Alexis Rice|June 11th, 2013|Categories: School Boards, School Law, Teachers|Tags: , |

NSBA announces upcoming school law webinars

The National School Boards Association’s (NSBA) Council of School Attorneys (COSA) offers online learning experiences for attorneys who represent schools. Here are the upcoming June 2013 webinars pertaining to U.S. Department of Education’s Office for Civil Rights issues.

June 11, 2013 1-2:15 p.m. EDT

Types of OCR Investigations and Their Outcomes

Leza Conliffe, NSBA Senior Staff Attorney and former practitioner in Northern Virginia as well as OCR, discusses the characteristics of different types of investigations OCR conducts. Leza will review the myriad contexts in which these investigations can occur, what these investigations look like in real time in terms of staff and district operations, and the ways OCR complaints are brought to closure.

June 18, 2013 1-2:15 p.m. EDT

Nuts & Bolts of an OCR Investigation: From Initial Notice to Closure Letter

On the final webinar on OCR investigations, NSBA Senior Staff Attorney Leza Conlife takes us through an OCR investigation step-by-step from the time the school district receives the complaint to when OCR closes the case. During this conversation, we will discuss preparing the initial response to the complaint; handling OCR document requests, site visits, and OCR interviews with staff and students; negotiating resolution agreements, and addressing various situations that develop along the way.

To register, go to https://secure.nsba.org/register/webinar. If you have questions regarding your registration, please contact Lyndsay Andrews at 703-838-6738 or landrews@nsba.org.

Purchase archived webinars, including the very popular Affordable Care Act: Its Major Components and What They Mean for School Districts, and Investigating and Responding to Complaints of Bullying, at http://allendsmeet.com/cosa/.

 

Alexis Rice|May 22nd, 2013|Categories: Multimedia and Webinars, School Law|Tags: , , |

NSBA asks the U.S. Education Department for clarification to accommodate students with disabilities in athletic programs

The National School Boards Association (NSBA) is calling on the U.S. Department of Education’s Office of Civil Rights (OCR) to better explain its guidance for students with disabilities’ participation in school sports. NSBA has issued a letter  urging OCR to reach out to school boards and educators before issuing wide-reaching guidance that can be construed as statements of agency policy. Among other things, NSBA warns OCR that the guidance issued through a Jan. 25, 2013 “Dear Colleague Letter,” could cause uncertainty in the courts and invite misguided litigation.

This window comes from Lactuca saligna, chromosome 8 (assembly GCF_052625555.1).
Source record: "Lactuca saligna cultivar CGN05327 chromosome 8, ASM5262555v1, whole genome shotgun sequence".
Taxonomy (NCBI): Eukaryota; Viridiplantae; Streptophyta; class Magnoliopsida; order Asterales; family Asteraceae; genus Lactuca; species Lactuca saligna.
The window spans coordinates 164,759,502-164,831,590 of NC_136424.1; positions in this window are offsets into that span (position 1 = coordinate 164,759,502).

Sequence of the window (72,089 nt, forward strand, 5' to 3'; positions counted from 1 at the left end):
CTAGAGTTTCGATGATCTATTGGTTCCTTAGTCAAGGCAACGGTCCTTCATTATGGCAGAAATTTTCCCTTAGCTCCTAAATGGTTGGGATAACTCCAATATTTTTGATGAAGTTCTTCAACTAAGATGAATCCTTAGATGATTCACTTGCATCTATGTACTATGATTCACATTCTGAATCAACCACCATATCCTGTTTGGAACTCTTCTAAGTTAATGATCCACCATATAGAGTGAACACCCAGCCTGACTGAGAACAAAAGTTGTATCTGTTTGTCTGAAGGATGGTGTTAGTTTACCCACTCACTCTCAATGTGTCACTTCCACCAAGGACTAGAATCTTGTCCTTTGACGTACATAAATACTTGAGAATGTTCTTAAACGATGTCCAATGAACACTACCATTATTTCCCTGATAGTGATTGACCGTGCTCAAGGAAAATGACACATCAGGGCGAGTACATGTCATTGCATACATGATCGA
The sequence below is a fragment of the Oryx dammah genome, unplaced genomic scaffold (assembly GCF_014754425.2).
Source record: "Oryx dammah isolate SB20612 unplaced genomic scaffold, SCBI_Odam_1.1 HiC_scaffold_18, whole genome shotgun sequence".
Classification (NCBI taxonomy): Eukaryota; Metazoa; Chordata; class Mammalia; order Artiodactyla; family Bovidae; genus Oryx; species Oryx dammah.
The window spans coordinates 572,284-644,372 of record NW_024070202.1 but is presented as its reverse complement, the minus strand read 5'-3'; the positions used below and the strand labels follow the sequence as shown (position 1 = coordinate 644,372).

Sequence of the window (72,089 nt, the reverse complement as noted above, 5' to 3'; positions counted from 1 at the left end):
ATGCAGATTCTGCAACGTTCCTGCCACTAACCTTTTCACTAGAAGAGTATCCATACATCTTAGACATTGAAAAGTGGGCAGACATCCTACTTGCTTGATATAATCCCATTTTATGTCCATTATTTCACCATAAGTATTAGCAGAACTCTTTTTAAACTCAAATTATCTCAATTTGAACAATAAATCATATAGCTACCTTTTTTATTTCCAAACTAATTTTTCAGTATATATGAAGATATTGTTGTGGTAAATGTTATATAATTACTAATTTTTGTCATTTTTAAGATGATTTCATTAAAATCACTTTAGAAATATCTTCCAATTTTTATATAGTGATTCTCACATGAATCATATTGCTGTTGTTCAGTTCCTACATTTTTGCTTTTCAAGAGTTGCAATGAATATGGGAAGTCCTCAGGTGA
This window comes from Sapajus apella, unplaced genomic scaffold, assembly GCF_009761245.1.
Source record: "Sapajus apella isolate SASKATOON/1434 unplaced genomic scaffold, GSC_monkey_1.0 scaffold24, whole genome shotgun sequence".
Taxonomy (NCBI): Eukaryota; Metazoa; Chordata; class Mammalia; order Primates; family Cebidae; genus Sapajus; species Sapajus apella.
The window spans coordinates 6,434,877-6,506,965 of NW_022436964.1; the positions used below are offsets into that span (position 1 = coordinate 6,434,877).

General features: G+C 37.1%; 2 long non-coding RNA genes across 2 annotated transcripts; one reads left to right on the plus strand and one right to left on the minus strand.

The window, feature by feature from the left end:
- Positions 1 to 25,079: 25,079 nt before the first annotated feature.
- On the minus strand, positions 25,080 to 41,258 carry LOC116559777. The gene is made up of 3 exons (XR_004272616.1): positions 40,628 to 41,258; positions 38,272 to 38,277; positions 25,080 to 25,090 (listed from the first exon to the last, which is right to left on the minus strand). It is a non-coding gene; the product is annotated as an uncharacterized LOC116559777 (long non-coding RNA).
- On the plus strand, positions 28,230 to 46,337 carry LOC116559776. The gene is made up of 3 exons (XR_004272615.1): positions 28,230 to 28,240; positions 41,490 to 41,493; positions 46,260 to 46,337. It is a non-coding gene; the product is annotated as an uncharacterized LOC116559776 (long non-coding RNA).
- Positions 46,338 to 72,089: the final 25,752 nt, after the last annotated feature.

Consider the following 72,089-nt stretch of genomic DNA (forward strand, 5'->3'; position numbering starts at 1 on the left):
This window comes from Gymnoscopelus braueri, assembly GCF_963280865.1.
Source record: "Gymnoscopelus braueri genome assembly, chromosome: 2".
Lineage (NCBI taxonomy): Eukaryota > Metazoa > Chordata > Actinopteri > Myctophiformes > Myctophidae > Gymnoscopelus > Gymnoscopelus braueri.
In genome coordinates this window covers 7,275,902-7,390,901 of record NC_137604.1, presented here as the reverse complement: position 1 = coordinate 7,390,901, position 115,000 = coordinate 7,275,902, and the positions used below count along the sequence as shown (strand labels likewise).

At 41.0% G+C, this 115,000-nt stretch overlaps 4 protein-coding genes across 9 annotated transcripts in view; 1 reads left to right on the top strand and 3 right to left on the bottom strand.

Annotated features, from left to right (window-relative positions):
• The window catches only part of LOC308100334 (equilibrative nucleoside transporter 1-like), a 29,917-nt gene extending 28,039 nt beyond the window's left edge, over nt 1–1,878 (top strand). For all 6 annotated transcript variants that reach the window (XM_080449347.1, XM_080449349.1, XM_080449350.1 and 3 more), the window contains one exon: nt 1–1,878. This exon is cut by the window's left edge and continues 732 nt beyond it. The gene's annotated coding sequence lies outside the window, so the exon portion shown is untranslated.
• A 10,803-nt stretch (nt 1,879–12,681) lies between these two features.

“School boards are committed to safely accommodating students with disabilities in athletic programs, ” said NSBA Executive Director Thomas J. Gentzel. “We encourage the U.S. Department of Education’s Office of Civil Rights to work with us to find mutually workable, realistic, and practical solutions to implement existing laws.”

NSBA asks OCR to clarify several areas in the “Dear Colleague” letter that suggest the agency is taking a more expansive view of it authority to enforce Section 504 of the Rehabilitation Act, including its guidance on individual student assessments for sports. NSBA also urges OCR to clarify that it is not adding new requirements nor establishing a new enforcement standard.

“The U.S. Department of Education’s Office of Civil Rights should clarify that its ‘guidance’ is merely a menu of suggested options for school districts and not the statement of new requirements subject to federal enforcement,” said NSBA’s General Counsel Francisco M. Negrón, Jr. “Recent similar guidance has resulted in confusion in the courts about applicable legal standards.”